Large amounts of folic acid may help disguise the symptoms of B12 deficiency, which could potentially have damaging effects on the nervous system if it is not treated.
What are the benefits of folate?
Aside from potentially helping to protect against birth defects, folate might also have other benefits. Some studies show that sufficient folate intake has been associated with lower risk of many types of cancers, including lung, colorectal, breast, and ovarian cancers. More research is needed to confirm this relationship.
One study found that folic acid may help reduce the risk of stroke, and this may be due to the fact that folic acid helps lower homocysteine levels.
Some studies have shown that taking folic acid supplements during pregnancy was associated with a decreased risk of Autism spectrum disorder (ASD) in children. However, the evidence is inconclusive, and more research is needed on this topic.
Folate deficiency is relatively rare in developed countries; however, some groups may be more at risk of deficiency than others.
First, people with alcoholism or alcohol use disorder may be at an increased risk of deficiency because alcohol inhibits the absorption of folate. People with conditions such as celiac disease and inflammatory bowel disease might also have a decreased ability to absorb folate, so these groups should watch their folate consumption.
Pregnant women also are at a higher risk of folate deficiency because folate requirements increase during pregnancy. For this reason, it is recommended for pregnant women and women of childbearing age to watch their folate consumption and potentially include a folic acid supplement.
Folate deficiency often results in megaloblastic anemia, which is when the red blood cells become too large in size. Symptoms of megaloblastic anemia may include fatigue, headache, difficulty concentrating, weakness, and shortness of breath. Folate deficiency can also produce lesions in the mouth, elevated homocysteine levels, changes in the hair and skin pigmentation, or gastrointestinal disturbances. In addition, pregnant women with folate (vitamin B9) deficiency have a higher risk of having children with neural tube defects such as spina bifida.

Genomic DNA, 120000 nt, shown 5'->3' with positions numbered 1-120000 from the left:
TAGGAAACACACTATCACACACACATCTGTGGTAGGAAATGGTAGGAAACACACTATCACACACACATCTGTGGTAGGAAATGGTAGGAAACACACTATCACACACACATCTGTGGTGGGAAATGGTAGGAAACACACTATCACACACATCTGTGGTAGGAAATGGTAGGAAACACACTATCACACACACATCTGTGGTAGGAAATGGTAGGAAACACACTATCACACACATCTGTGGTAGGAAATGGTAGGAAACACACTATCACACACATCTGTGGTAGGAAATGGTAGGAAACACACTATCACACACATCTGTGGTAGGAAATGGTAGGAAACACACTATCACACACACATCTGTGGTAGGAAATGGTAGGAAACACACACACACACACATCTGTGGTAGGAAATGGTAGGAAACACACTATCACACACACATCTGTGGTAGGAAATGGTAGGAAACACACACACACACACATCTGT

Folate deficiency can fortunately be treated by taking folic acid supplements, usually over a period of four months. It can also be prevented by consuming enough dietary folate.
If you think you have a folate deficiency or are at an increased risk, consider getting your blood levels tested. As always, consult your doctor before you begin taking any vitamin or mineral supplement, to make sure your medications or health conditions don’t make it a serious risk.
Bibbins-Domingo, K., Grossman, D. C., Curry, S. J., et al (2017). Folic acid supplementation for the prevention of neural tube defects: Us preventive services task force recommendation statement. JAMA, 317(2), 183-189. doi:10.1001/jama.2016.19438
Levine, S. Z., Kodesh, A., Viktorin, A., Smith, L., Uher, R., Reichenberg, A., & Sandin, S. (2018). Association of Maternal Use of Folic Acid and Multivitamin Supplements in the Periods Before and During Pregnancy With the Risk of Autism Spectrum Disorder in Offspring. JAMA Psychiatry, 75(2), 176. doi:10.1001/jamapsychiatry.2017.4050
Office of Dietary Supplements – Folate. (2020, June 3). Retrieved August 29, 2020, from https://ods.od.nih.gov/factsheets/Folate-HealthProfessional/
Paniz, C., Bertinato, J. F., & Rodrigues-Lucena, M. (2017). A Daily Dose of 5 mg Folic Acid for 90 Days Is Associated with Increased Serum Unmetabolized Folic Acid and Reduced Natural Killer Cell Cytotoxicity in Healthy Brazilian Adults. J Nutr, 147(9), 1677-1685. doi:10.3945/jn.117.247445
Valera-Gran, D., Navarrete-munoz, E. M., De la Hera, M. G., et al (2017). Effect of maternal high dosages of folic acid supplements on neurocognitive development in children at 4-5 y of age: The prospective birth cohort Infancia y Medio Ambiente (INMA) study. American Journal of Clinical Nutrition, 106(3), 878-887. doi:10.3945/ajcn.117.152769
Vitamin B12 or folate deficiency anaemia symptoms and treatments. (n.d.). Retrieved August 29, 2020, from https://www.nhsinform.scot/illnesses-and-conditions/nutritional/vitamin-b12-or-folate-deficiency-anaemia